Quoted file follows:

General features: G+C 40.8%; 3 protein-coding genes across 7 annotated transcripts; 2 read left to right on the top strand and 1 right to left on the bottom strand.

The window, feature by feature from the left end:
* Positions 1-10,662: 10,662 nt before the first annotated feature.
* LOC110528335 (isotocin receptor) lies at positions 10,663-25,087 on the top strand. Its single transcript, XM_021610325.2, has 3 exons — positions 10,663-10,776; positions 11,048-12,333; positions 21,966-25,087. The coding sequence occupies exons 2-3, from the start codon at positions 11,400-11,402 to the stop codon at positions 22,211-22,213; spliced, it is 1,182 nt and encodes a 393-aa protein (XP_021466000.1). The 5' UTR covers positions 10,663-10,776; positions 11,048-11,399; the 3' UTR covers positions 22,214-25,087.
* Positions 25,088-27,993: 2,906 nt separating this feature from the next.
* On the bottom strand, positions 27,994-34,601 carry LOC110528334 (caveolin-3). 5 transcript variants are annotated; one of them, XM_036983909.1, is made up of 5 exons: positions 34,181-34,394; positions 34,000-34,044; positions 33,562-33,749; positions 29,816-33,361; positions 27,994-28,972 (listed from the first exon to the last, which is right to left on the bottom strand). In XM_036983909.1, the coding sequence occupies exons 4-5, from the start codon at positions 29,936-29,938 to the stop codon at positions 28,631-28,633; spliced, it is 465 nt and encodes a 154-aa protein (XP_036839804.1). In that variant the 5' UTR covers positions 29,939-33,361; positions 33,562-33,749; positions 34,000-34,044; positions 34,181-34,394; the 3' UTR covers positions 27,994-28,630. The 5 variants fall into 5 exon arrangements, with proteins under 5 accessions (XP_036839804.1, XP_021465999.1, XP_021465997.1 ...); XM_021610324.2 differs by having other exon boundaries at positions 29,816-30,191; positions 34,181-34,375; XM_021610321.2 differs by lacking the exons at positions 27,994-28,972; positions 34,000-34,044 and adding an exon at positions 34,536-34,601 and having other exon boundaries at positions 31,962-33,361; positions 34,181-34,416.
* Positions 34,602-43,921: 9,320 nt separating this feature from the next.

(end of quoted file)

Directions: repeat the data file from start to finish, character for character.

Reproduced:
General features: G+C 40.8%; 3 protein-coding genes across 7 annotated transcripts; 2 read left to right on the top strand and 1 right to left on the bottom strand.

The window, feature by feature from the left end:
* Positions 1-10,662: 10,662 nt before the first annotated feature.
* LOC110528335 (isotocin receptor) lies at positions 10,663-25,087 on the top strand. Its single transcript, XM_021610325.2, has 3 exons — positions 10,663-10,776; positions 11,048-12,333; positions 21,966-25,087. The coding sequence occupies exons 2-3, from the start codon at positions 11,400-11,402 to the stop codon at positions 22,211-22,213; spliced, it is 1,182 nt and encodes a 393-aa protein (XP_021466000.1). The 5' UTR covers positions 10,663-10,776; positions 11,048-11,399; the 3' UTR covers positions 22,214-25,087.
* Positions 25,088-27,993: 2,906 nt separating this feature from the next.
* On the bottom strand, positions 27,994-34,601 carry LOC110528334 (caveolin-3). 5 transcript variants are annotated; one of them, XM_036983909.1, is made up of 5 exons: positions 34,181-34,394; positions 34,000-34,044; positions 33,562-33,749; positions 29,816-33,361; positions 27,994-28,972 (listed from the first exon to the last, which is right to left on the bottom strand). In XM_036983909.1, the coding sequence occupies exons 4-5, from the start codon at positions 29,936-29,938 to the stop codon at positions 28,631-28,633; spliced, it is 465 nt and encodes a 154-aa protein (XP_036839804.1). In that variant the 5' UTR covers positions 29,939-33,361; positions 33,562-33,749; positions 34,000-34,044; positions 34,181-34,394; the 3' UTR covers positions 27,994-28,630. The 5 variants fall into 5 exon arrangements, with proteins under 5 accessions (XP_036839804.1, XP_021465999.1, XP_021465997.1 ...); XM_021610324.2 differs by having other exon boundaries at positions 29,816-30,191; positions 34,181-34,375; XM_021610321.2 differs by lacking the exons at positions 27,994-28,972; positions 34,000-34,044 and adding an exon at positions 34,536-34,601 and having other exon boundaries at positions 31,962-33,361; positions 34,181-34,416.
* Positions 34,602-43,921: 9,320 nt separating this feature from the next.